It’s not there aren’t other effective and sometimes cooler ways to learn than instructor led training – there are.  It’s not that people don’t perceptually think they learn 90% more about the job from experience and talking with others- they may in fact believe that.   The reality however, is that the Instructor-Led Training, especially when delivered in the primacy stages of learning, is the stuff that lies below your iceberg; you may not think that’s how you learned what do to at work because you don’t see it or consciously remember the instructor led training every day, but it is foundation upon which much of the other things you learn sit upon.

Never underestimate the investment you should make in Instructor-Led Training.  It’s critical.   It needs to be glorious.  It needs to be inspirational and correct.   Instructor Led Corporate Training today shouldn’t look like it did 10 years ago (obviously brain science has taught us much) but it will never die and we’ll hardly do anything more important.

Till next time,

Grow The Business.

Mark

 

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How Long Will This Take!!??

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WHI is an acronym and it’s the toughest we’ll ever face from prospects or customers in sales or marketing.  Ever.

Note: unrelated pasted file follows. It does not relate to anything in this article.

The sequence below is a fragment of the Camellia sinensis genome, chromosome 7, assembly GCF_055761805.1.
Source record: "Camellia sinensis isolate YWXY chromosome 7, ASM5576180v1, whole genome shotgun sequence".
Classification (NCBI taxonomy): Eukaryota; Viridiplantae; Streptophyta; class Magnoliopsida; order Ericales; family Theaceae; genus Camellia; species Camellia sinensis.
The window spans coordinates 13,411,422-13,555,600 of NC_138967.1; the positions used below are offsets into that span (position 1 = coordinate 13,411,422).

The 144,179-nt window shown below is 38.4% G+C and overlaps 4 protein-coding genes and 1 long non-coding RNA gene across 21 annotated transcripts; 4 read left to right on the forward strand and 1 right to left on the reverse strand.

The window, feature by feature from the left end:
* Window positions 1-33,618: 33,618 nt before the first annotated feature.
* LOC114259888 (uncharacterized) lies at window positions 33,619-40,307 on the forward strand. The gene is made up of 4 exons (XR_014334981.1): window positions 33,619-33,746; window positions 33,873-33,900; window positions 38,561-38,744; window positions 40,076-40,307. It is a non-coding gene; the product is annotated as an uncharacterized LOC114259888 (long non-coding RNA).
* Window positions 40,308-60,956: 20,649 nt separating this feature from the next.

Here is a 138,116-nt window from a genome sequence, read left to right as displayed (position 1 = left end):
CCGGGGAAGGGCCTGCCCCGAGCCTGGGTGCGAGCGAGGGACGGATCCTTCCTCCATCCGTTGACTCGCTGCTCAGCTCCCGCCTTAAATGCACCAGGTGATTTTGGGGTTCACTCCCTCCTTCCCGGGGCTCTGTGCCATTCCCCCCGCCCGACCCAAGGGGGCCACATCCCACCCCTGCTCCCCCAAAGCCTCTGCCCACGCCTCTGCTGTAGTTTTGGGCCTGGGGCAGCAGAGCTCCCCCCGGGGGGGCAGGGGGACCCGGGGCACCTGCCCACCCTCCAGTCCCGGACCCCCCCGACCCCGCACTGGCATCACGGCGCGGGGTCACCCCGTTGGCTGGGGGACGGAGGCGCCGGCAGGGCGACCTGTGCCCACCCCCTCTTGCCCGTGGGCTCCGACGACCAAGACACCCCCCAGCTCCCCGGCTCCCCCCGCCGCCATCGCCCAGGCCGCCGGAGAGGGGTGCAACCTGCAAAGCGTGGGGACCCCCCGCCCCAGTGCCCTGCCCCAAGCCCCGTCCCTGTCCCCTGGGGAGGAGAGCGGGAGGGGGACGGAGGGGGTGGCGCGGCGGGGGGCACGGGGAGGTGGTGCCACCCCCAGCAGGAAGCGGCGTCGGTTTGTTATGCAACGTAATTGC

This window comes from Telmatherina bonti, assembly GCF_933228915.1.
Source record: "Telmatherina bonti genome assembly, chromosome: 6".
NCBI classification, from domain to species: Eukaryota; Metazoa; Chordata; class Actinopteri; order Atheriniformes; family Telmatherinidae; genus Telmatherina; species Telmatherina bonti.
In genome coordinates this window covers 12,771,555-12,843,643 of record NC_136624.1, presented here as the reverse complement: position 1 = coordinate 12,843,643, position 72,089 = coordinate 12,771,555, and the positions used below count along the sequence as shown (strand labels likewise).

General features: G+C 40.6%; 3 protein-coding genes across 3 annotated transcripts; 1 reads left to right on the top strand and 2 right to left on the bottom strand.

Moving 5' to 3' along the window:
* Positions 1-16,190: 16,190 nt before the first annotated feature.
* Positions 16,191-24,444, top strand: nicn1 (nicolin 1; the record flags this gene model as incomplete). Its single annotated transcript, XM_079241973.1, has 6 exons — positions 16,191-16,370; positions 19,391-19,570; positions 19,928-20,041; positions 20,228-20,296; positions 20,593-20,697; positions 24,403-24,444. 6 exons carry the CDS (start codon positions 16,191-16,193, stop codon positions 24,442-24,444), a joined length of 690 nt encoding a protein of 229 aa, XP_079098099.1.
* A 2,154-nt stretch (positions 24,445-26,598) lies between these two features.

WHI is always there.    WHI is everywhere.

WHI is

  • Who the heck are you?
  • How long will this take?
  • I don’t want to change.

WHI reminds us that we never really start on even ground.    We are deep in the hole from the outset.

Heck, WHI was in you 20 seconds ago at the beginning of reading this post.   Some of you thought “Who the heck are you?” and then “How long will it take me to read this thing?” And finally “Please don’t tell me what to do.”

That’s fine.  I know I’m up against WHI every time I write, every time I train and every time I sell.

It’s not insurmountable.   You can overcome WHI.   In fact you need to if you want to be successful.   The first step is remembering it’s there.

 

Till next time,

Grow The Business.

Mark

 

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7 Killer Training Tactics You’ve Never Even Thought Of

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Asking more of your corporate learners than ever before?  Are they challenged with having to remember more, perform better and deliver faster than ever?

No problem.

I’ve been training at some level all my working life.  But more importantly, I have been stealing shamelessly from amazing learning professionals for the last 20 years, many of whom I get to work with every day.

Time to Train it forward.

  1. Hide the product and show it to nobody. Product training? Keep it hidden.  Wrap in a blanket, hide it until the 27th slide and never give it a name until you absolutely must.   Instead focus 70% of your product training on what this product does and not what it is.   What problems this product solves or what opportunities it creates is what you obsessively train about!